Anderson is chief executive officer of the Arkansas State Independent Living Council and an adjunct professor at Webster University. She was supported early in her race with contributions from Arkansas Learns and others that include businessman Ronald Cameron and philanthropist Lisenne Rockefeller.

The mother of two adult daughters with special needs and two adopted elementary school-aged pupils, Anderson most recently served as president of the Little Rock Parent Teacher Association Council. The council is made up of the presidents of each of the school parent-teacher associations.

Hatter, 42, who works for a fleet management firm, is endorsed by the Little Rock Education Association. The mother of two is a longtime advocate for local control of the Little Rock district. She has over time addressed the state Board of Education, legislative committees, and community rallies about the Little Rock district. She also has spoken in opposition to school closings, supported teachers angry over loss of union recognition and participated in dialogues about the district and its exit from state control.

Most recently Hatter has been a part of the Ford Next Generation Learning initiative to establish career academies in all Pulaski County traditional high schools, including those in Little Rock.

"Honestly, I am a mom who saw some problems and stepped in to help solve them, and began to amplify [the voices] of my fellow parents, then students, teachers and community ... in different rooms and spaces that I found myself in," Hatter has said.


Little Rock attorney Matt Campbell, author of the decade-old Blue Hog Report blog in which he watchdogs over state and local governments and public officials, has challenged Anderson's eligibility to run for or serve in elected office.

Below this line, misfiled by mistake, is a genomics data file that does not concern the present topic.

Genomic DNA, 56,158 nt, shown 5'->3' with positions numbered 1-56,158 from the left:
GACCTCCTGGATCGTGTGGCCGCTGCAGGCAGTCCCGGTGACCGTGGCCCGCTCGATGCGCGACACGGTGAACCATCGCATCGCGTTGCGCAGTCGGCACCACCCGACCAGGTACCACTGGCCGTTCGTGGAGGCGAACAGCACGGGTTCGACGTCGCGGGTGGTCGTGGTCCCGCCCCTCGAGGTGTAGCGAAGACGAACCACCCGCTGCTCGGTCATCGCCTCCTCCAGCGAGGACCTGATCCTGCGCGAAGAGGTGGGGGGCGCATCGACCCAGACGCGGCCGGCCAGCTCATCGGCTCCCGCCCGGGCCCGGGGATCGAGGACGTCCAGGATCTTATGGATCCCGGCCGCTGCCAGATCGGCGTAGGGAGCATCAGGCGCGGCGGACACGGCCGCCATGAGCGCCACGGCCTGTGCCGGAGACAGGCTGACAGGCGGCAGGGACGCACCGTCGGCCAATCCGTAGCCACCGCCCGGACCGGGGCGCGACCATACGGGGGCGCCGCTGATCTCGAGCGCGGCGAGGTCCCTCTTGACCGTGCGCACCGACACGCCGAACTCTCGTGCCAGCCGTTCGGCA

Campbell said that Anderson is ineligible to run or serve on the school board as the result of misdemeanor hot-check convictions in the 1990s -- which have since been sealed but not before Campbell took screen shots of court records and posted them on his blog. The Arkansas Democrat-Gazette viewed those documents on the blog's post.

Additionally, Campbell has cited a 2006 Bureau of Legislative Audit report that noted that Anderson -- who is also known as Dametrice FranSha' Burke -- pleaded guilty to one count of theft of property, a Class A misdemeanor, tied to personal credit card charges and travel reimbursements totaling about $30,000 while she was with the Arkansas Transitional Employment Board.

In response to Campbell's blog post from August, Anderson has told the Democrat-Gazette that Campbell "had pulled up a record that was sealed," and "I paid my debt."

Anderson describes herself as a team player and one who is sensitive to special-needs students because of her experience in raising children who are deaf and one who is autistic. She also has fostered and adopted her two young cousins.

Anderson said that her executive leadership training is another qualifier for her election, providing her with "more leverage to use to lead and follow while making real change that will affect a child for the rest of his or her life."